June is Aphasia Awareness Month

Research in Dr. Elizabeth Rochon’s lab is a team effort. Together, her team is focused on transforming lives of people living with aphasia and dementia. Their research therapies for stroke and neurodegenerative diseases are receiving world-wide attention.

Currently, the lab is developing new treatments for language impairments for individuals who have aphasia following a stroke. In addition to addressing questions of efficacy and effectiveness, this work also addresses questions of brain-behaviour relationships and neuroplasticity.

fmri3For example, in one ongoing study, Dr. Rochon and collaborators (C. Leonard, L. Laird, K. Marcotte, C. Grady, S. Graham, J. Meltzer) are using functional magnetic resonance imaging (fMRI) to investigate the neural processing characteristics associated with changes in the ability to produce a word as a function of different treatment intensity regimens for naming impairments in aphasia.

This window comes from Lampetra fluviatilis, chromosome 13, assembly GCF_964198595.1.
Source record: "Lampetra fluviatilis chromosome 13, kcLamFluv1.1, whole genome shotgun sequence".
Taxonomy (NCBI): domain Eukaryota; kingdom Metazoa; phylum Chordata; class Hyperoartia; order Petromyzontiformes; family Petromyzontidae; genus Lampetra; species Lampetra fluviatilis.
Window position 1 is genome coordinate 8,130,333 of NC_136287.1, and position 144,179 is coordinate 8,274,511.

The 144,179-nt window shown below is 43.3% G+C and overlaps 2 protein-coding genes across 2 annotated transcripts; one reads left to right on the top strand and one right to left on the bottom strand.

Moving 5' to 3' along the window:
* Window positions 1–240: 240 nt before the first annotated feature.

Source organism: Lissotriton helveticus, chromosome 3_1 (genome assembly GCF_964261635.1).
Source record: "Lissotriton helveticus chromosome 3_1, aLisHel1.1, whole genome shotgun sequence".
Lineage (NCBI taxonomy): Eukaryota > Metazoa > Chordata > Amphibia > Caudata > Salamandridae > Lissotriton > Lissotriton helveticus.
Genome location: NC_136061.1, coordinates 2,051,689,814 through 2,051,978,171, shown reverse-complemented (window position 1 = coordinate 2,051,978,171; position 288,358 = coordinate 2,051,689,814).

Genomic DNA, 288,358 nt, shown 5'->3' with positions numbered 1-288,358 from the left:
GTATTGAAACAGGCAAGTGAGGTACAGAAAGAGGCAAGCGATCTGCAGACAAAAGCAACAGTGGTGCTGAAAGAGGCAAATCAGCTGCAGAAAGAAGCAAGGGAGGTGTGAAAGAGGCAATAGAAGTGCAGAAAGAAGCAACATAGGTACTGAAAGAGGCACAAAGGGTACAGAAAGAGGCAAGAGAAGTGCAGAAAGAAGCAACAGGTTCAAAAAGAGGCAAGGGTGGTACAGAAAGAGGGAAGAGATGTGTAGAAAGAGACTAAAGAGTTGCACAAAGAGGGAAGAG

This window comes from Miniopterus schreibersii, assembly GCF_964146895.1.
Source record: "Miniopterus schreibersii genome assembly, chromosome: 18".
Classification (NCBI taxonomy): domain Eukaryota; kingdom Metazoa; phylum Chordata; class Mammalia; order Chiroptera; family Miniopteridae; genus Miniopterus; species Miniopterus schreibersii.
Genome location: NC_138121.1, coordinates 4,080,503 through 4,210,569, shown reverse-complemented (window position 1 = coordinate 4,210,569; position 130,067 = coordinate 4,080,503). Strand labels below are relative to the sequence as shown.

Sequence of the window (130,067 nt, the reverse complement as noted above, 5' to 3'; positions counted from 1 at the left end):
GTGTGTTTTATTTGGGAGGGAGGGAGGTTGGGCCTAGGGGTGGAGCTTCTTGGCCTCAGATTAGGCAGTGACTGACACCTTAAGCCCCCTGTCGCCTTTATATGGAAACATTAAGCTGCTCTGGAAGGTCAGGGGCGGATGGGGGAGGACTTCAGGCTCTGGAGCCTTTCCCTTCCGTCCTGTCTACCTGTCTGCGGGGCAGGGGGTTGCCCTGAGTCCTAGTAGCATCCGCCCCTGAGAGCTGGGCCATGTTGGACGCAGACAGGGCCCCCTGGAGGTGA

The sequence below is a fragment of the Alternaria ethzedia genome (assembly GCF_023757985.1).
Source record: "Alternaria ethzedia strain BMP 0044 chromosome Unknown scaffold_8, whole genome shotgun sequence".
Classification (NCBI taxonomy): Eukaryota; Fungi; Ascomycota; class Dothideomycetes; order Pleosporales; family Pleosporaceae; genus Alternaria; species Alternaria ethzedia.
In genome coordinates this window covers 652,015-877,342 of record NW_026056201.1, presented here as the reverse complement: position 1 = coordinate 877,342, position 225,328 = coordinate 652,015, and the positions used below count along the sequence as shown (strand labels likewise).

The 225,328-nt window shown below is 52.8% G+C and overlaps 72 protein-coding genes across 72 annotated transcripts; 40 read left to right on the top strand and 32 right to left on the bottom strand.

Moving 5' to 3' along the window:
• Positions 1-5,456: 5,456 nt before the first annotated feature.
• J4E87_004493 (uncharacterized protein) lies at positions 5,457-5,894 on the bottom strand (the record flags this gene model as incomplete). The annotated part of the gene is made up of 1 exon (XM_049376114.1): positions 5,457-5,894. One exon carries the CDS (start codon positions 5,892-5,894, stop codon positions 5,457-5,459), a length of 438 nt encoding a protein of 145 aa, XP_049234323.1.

screenshotIn another ongoing study (C. Leonard, L. Laird, T. Simic), the researchers are investigating the usability of remotely delivered treatment (i.e., over the internet) to patients post stoke for their naming impairments. Preliminary results were presented at the Speech-Language and Audiology Canada (SAC) conference in Ottawa in May 2014, and will be presented at the Advances in Stroke Recovery conference (Heart and Stroke Foundation Canadian Partnership for Stroke Recovery) in Ottawa, June 9-10, 2014.  Overall, individuals with aphasia demonstrated proficiency with the Internet-based treatment after minimal practice, as well as learnability across sessions. They also expressed interest in this form of delivery for aphasia treatment in the future.image arm and keyboard

All of these projects are carried out with a large, multidisciplinary group of collaborators, postdoctoral fellows, students, research staff and volunteers.